NGO’s closed by government of Bolivia and Ecuador

Posted on January 3, 2014 • Filed under: Ecuador, Politics reported in past weeks, the governments of Ecuador and Bolivia moved to shut down or expel major NGOs (non-government organizations) that work on issues of the environment, extractivism, and indigenous rights. In Ecuador, the Ministry of Environment dissolved the Fundación Pachamama (Pachamama Foundation) after accusing it of anti-government activities. Despite the NGO’s own denials, President Rafael Correa alleged that the organization was involved in protests against the latest round of bidding for oil concessions in the Amazon. Shortly thereafter, the Interior Ministry’s Twitter feed announced tersely, amidst reports of drug busts and other police actions, that it was moving to close the NGO for “aggressions” against public order.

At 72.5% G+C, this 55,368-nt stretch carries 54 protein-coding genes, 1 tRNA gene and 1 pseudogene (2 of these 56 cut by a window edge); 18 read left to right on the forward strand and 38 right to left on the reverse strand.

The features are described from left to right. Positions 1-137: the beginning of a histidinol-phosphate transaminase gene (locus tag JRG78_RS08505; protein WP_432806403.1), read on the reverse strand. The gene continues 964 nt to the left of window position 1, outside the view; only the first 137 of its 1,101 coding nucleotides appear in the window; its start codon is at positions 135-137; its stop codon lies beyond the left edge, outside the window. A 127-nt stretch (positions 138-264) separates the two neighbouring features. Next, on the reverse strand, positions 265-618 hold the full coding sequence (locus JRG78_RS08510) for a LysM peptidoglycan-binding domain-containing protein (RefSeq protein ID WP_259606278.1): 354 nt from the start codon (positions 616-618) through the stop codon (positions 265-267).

Fundación Pachamama works with indigenous organizations contending with oil development. It derives significant support from the U.S.-based Pachamama Alliance, which is in turn funded primarily by American (non-governmental) donors. When Ecuador’s government deemed the group’s opposition to oil bidding an action against “internal state security” and “public peace,” it treated the NGO like a criminal, sending a signal to environmental activists about limits on opposition to extraction. Yet the Correa government maintains that their dissolving of the organization is an assertion of sovereignty against the political meddling of foreign-backed organizations. (Incidentally, see Naomi Klein’s open letter to Correa following the threatened closure of another NGO, Acción Ecológica, in 2009). Read Article

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